By Hu Weijia/Global Times
Beijing, February 22: India and Pakistan need to avoid engaging in a trade war that will deal a blow to their own economies as well as that of China.
Tensions between India and Pakistan skyrocketed after Pakistan was reported to be considering a ban on the imports of some Indian products, as a protest against India’s earlier move to withdraw most favored nation status given to Pakistan.
Last week, a suicide attack claimed by the Pakistan-based Islamist militant group Jaish-e-Mohammad killed at least 40 Indian paramilitary troopers in the Pulwama district, resulting in India’s economic attacks and Pakistan’s reported tit-for-tat moves.
The suicide attack by a Pakistan-based terrorist outfit cannot be a reason for New Delhi to punish ordinary Pakistani people with economic measures. A possible decision to escalate tensions by carrying out countermeasures against India is also inadvisable.
What can comfort the dead is cross-border cooperation in countering terrorism. A trade war can do nothing but complicate the situation.
The Indian and Pakistan economies will soon feel the pain of a trade war if the two countries further escalate economic tensions. Pakistan mainly imports cotton, chemicals and iron from India – materials that are vital for industry – while India imports fruit, cement and leather from Pakistan. Although their total trade is small, bilateral economic ties are more significant than some people realize.
With a strategic location along a key international trade route, India and Pakistan have some inherent advantages to make themselves a regional logistics hub. But if the two countries isolated themselves from one another, their strategic significance to economies in the region, China included, will be reduced.
Current economic interaction between India and Pakistan is a hard-own achievement that should not be interrupted by a terror strike. Terrorists would be pleased to see that a trade war adds to the instability factors affecting South Asia. Should New Delhi and Islamabad fall into the trap of terrorists? The answer is no.
China is an onlooker of the ongoing India-Pakistan conflict, and it regrets the two countries’ economic losses, which could have been avoided. However, China is not just an onlooker but a participant in the South Asian economy. As an important economic partner of both India and Pakistan, China is willing to make efforts to promote India-Pakistan economic cooperation.
Like China, the primary strategy of both India and Pakistan is to promote economic and social development. Economic cooperation among the three countries still has great potential to generate growth, which will eventually help crack down on terrorism.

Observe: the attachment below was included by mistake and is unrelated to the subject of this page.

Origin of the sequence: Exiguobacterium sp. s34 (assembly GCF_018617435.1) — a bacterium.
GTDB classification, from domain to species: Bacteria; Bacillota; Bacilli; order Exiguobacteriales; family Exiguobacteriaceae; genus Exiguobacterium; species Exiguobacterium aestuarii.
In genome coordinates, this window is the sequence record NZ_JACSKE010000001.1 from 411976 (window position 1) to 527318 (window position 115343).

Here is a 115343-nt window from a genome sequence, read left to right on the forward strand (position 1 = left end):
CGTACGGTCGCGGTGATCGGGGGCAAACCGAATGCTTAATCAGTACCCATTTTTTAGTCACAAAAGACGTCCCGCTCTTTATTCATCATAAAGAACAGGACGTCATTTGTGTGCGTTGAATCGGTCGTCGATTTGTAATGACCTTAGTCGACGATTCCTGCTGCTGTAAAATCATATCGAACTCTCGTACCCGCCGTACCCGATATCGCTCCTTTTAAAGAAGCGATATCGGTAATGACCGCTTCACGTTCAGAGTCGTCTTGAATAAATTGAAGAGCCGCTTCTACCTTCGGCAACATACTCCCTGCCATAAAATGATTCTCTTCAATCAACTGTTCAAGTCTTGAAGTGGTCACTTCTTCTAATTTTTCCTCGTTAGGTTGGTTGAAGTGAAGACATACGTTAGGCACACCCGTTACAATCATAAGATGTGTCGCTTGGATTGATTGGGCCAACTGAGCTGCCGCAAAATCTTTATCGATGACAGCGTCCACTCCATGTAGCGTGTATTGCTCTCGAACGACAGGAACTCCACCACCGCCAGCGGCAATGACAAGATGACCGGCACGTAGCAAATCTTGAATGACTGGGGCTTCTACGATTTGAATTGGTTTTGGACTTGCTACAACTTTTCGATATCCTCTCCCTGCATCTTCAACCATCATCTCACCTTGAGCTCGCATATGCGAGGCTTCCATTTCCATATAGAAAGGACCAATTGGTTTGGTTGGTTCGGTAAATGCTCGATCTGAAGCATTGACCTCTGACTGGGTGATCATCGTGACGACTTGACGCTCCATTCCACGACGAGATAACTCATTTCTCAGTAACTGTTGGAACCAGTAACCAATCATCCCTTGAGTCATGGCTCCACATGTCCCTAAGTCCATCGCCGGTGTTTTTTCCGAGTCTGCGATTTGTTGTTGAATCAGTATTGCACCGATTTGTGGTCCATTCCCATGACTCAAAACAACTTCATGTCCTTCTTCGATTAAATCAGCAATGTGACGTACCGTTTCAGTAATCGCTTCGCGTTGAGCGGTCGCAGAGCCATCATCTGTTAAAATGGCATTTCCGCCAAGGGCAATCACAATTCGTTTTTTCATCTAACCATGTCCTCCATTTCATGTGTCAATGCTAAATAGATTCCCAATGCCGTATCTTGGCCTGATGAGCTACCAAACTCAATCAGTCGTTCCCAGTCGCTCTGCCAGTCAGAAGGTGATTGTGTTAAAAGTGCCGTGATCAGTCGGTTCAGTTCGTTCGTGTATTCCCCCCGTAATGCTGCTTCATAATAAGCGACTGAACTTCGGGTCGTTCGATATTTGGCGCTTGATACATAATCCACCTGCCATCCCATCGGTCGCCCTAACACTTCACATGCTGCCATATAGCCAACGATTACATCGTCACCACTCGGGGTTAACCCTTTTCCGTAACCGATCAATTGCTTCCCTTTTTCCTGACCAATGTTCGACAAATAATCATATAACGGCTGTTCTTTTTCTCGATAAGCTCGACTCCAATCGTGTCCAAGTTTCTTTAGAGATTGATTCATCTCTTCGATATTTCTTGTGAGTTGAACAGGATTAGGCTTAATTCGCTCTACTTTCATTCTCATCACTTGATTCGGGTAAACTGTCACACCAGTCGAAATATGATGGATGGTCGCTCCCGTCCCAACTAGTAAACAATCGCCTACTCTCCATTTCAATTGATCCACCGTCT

Over 250 trucks held up at India-Pakistan border at Attari
After the Pulwama terror attack, India withdrew ‘Most Favoured Nation’ status from Pakistan affecting businesses across India-Pakistan’s Attari border.
The traders told news agency ANI that Indian importers and manufacturers have canceled all the orders to neighboring Pakistan and are demanding the return of advance payments.
“After February 14, all the trading with Pakistan was stopped. Currently, 200-250 trucks without goods are parked near the border after the government imposed 200 percent Regulatory Duty (RD) on non-essential Indian imports,” said Sukhbir Singh, a trader from Amritsar.
“This move of the government of introducing higher Regulatory Duty is making difficult for traders to pay their monthly installments of tires and trucks. The Centre must re-think its decision. This move has also affected the food outlets situated near the border areas,” said Sharan Singh, a trader from Amritsar said.
The ‘Most Favoured Nation’ status to Pakistan was given by India in 1996. The status is given to an international trade partner to ensure non-discriminatory trade between all partner countries of the World Trade Organisation.
A country which provides ‘Most Favoured Nation’ status to another country has to provide concessions, privileges, and immunity in trade agreements. It is the first clause in the General Agreement on Tariffs and Trade (GATT).
Another trader Rajdeep Upel said that trading activity with Pakistan should not only be closed from Punjab orders but also from Jammu and Kashmir. “All trade organisations support the government’s decision. We are surprised to know that land trade routes in Kashmir are still open, making the ban ineffective,” he said.
Over 40 CRPF personnel were killed on February 14 after a suicide bomber blew up his car full of explosives near a CRPF convoy on the Jammu-Srinagar highway